Live albums can also hold a freakish fairground mirror to an artist’s worst qualities and grotesquely magnify them. Case in point: the soundtrack to Led Zeppelin’s 1976 concert movie The Song Remains The Same. Now, I’ve a hard drive full of illicit soundboard recordings from Zep’s first few US tours that attest to their lean, leonine majesty, and I’ll concede that there are some tracks on Song that are keepers, even their infamous half-hour descent through Dazed & Confused, which in places summons a furious dread akin to Miles Davis’ Agharta. But seriously… Moby Dick? I’m a man who loves drum solos – a man who once purchased a bootleg CD that was just an hour of John Bonham rehearsing his drum parts for In Through The Out Door – but without the movie’s accompanying visuals of Bonham hammering a tom with his Barnsley Chop fists, Moby Dick is everything clueless rock hacks used to pillory Led Zeppelin for: leaden, bloated and pretentious. I’m stunned to discover that it lasts only eleven minutes, as it has always felt at least twice as long as Dazed.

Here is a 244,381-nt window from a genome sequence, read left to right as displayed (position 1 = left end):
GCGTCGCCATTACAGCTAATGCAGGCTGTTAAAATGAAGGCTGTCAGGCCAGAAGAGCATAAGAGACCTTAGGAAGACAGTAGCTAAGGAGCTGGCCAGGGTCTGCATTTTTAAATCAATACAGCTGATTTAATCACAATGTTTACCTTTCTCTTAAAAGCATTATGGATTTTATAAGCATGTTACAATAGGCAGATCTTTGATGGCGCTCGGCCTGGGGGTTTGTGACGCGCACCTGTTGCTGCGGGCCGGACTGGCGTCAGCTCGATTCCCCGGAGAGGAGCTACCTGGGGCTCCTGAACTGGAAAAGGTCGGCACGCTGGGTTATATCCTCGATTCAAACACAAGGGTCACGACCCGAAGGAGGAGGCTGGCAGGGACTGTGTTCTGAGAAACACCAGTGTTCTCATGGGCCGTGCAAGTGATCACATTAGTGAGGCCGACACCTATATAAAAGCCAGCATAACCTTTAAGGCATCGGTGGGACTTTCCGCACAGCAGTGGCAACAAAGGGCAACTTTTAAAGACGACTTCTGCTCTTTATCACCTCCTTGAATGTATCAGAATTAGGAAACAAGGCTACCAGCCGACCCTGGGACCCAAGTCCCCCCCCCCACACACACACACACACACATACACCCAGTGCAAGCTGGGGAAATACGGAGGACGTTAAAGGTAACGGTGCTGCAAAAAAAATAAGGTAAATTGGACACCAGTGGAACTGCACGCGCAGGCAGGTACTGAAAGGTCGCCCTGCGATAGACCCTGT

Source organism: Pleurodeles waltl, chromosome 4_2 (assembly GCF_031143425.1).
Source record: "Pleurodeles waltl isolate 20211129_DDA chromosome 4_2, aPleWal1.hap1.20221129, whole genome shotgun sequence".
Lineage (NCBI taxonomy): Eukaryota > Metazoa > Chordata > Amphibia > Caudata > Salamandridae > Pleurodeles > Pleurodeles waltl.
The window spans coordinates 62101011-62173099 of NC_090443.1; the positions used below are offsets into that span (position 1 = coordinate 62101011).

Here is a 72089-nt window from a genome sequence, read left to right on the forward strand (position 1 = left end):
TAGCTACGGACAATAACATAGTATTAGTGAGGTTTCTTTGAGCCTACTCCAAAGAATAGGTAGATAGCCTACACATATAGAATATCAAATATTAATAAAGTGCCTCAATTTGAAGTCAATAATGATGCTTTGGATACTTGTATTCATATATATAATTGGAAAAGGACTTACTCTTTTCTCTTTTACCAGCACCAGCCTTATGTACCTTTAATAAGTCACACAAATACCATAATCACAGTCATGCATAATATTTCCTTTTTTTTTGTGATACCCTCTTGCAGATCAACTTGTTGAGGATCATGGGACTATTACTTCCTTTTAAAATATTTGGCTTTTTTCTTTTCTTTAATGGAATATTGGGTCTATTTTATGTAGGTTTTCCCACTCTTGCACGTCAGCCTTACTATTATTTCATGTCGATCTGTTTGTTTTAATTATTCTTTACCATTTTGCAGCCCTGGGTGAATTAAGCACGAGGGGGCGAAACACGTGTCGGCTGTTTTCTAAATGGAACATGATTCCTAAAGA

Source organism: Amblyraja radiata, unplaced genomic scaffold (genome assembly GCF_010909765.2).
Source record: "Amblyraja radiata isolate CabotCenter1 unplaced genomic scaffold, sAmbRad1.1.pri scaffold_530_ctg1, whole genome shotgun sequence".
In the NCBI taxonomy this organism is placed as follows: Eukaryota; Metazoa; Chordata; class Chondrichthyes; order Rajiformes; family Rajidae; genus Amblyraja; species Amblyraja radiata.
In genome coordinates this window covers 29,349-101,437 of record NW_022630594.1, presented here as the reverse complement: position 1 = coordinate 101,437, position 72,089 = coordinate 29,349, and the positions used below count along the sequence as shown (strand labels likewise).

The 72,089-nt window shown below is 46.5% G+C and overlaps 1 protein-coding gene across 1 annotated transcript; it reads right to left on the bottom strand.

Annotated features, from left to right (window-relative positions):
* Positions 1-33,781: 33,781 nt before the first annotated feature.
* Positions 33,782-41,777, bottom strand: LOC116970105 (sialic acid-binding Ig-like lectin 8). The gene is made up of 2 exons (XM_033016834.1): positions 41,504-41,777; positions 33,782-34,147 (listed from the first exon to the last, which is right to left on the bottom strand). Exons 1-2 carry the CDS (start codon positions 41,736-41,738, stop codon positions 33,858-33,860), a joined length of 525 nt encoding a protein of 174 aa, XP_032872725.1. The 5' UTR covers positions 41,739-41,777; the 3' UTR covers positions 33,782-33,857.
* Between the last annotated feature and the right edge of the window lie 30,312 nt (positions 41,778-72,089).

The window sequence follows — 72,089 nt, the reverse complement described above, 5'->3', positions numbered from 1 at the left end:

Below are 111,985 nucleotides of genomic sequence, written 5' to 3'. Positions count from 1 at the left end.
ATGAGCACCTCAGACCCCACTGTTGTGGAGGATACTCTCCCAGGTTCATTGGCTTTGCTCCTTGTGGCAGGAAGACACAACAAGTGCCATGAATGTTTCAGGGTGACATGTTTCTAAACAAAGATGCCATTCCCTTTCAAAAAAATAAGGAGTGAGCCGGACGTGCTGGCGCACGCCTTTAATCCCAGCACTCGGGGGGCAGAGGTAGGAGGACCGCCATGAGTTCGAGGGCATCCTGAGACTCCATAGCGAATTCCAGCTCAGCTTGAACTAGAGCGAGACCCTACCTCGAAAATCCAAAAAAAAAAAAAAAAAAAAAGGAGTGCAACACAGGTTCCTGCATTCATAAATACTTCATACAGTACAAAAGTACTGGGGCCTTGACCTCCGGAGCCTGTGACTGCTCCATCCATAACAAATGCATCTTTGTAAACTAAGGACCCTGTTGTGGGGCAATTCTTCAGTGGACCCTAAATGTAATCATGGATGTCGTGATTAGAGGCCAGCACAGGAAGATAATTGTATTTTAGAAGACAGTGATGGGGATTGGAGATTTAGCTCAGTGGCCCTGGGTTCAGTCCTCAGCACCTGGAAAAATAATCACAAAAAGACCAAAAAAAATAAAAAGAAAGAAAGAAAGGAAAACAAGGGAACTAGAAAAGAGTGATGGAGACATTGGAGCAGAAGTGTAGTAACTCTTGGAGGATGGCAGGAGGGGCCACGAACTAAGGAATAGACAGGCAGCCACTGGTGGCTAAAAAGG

Regardless, I love live albums. I love everything about the live album format, the idea that the moments or evenings they document are epochal and worthy of preservation, the narratives they aim to present and the stories they sometimes tell in spite of themselves. I love them, bum notes, indulgent solos, excessive stage banter and all.
I grew up in a home where music was forever playing somewhere. My dad had spent the Swinging Sixties as a young man in Swinging London, first as a Mod and then as a Hippie (of sorts), but at all times an omnivoracious music lover who made the very most of his teens and early twenties in what must have very much felt The Right Place at The Right Time. Dad was out every night of the weekend, and weeknights too when he could afford it, staying out as late as amphetamines would allow.